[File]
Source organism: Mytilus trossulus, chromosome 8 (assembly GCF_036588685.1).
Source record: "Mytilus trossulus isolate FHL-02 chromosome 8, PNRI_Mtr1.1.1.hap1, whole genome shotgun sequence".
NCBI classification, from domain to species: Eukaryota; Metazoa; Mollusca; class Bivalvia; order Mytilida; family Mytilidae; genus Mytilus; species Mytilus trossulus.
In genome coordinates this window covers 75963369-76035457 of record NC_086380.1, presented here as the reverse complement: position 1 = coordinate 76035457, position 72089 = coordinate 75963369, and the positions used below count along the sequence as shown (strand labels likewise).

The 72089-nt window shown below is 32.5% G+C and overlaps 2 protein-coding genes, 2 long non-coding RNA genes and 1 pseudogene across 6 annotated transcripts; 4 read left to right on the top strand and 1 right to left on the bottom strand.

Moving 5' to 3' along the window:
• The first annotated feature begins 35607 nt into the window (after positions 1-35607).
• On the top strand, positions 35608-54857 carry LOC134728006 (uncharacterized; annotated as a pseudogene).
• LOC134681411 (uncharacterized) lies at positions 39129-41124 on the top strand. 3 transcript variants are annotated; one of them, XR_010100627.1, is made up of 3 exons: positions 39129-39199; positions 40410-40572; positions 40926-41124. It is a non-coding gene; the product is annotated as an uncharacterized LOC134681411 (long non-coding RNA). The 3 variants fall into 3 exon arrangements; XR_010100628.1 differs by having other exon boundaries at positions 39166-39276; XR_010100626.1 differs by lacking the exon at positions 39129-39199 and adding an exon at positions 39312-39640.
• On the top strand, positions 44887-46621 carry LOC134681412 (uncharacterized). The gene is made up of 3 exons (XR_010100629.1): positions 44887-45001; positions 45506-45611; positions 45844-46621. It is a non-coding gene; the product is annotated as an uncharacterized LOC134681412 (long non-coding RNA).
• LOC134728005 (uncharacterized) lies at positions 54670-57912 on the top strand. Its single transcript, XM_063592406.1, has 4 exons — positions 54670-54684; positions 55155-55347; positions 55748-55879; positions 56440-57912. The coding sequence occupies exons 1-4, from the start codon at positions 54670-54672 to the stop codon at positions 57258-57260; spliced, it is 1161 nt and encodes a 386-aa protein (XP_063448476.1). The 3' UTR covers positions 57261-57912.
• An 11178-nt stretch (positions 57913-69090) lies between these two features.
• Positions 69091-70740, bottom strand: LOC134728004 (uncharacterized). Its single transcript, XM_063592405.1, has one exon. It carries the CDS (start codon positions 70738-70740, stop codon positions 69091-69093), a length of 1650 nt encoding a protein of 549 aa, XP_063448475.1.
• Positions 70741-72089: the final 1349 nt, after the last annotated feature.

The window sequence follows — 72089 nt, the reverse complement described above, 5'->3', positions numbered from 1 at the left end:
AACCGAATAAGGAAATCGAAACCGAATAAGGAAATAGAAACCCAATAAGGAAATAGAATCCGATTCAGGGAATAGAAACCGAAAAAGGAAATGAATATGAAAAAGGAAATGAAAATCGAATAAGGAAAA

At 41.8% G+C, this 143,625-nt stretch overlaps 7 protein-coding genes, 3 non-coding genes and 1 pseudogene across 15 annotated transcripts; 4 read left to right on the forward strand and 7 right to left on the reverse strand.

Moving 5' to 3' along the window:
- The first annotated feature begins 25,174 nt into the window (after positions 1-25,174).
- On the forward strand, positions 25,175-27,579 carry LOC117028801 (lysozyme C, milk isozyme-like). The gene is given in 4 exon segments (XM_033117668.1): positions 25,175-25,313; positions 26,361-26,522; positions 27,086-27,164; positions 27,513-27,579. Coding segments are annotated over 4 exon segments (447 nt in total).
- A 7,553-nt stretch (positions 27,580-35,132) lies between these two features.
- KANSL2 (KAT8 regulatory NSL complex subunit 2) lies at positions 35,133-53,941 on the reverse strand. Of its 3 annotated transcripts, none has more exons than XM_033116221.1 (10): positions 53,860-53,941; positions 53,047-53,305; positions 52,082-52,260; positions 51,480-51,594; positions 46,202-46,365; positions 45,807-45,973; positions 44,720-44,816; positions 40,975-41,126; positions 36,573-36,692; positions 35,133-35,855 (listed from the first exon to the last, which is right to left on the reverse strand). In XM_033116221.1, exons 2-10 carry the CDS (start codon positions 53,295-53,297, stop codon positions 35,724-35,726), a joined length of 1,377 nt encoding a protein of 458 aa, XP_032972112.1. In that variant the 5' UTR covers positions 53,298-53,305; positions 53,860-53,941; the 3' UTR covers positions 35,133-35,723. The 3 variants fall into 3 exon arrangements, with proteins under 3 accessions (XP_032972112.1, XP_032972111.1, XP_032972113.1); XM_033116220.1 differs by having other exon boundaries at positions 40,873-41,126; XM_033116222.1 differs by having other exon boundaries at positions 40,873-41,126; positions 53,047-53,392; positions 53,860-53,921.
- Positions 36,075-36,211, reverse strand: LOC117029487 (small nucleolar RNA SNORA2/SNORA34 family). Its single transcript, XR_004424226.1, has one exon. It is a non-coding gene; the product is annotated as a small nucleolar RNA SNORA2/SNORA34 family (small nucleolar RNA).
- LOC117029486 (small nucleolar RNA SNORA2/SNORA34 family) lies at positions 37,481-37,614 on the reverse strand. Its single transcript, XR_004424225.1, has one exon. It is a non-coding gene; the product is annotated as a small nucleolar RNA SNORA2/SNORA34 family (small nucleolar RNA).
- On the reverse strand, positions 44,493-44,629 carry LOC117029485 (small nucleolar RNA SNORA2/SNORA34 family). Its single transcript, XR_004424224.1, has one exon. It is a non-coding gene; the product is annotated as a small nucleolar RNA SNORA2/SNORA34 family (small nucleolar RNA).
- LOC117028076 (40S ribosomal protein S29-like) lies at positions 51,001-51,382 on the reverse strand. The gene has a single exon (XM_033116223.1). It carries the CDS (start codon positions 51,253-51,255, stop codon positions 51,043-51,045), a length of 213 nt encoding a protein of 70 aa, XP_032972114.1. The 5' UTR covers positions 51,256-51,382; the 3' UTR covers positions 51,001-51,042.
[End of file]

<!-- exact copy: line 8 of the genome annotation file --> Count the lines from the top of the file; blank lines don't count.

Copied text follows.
• On the top strand, positions 35608-54857 carry LOC134728006 (uncharacterized; annotated as a pseudogene).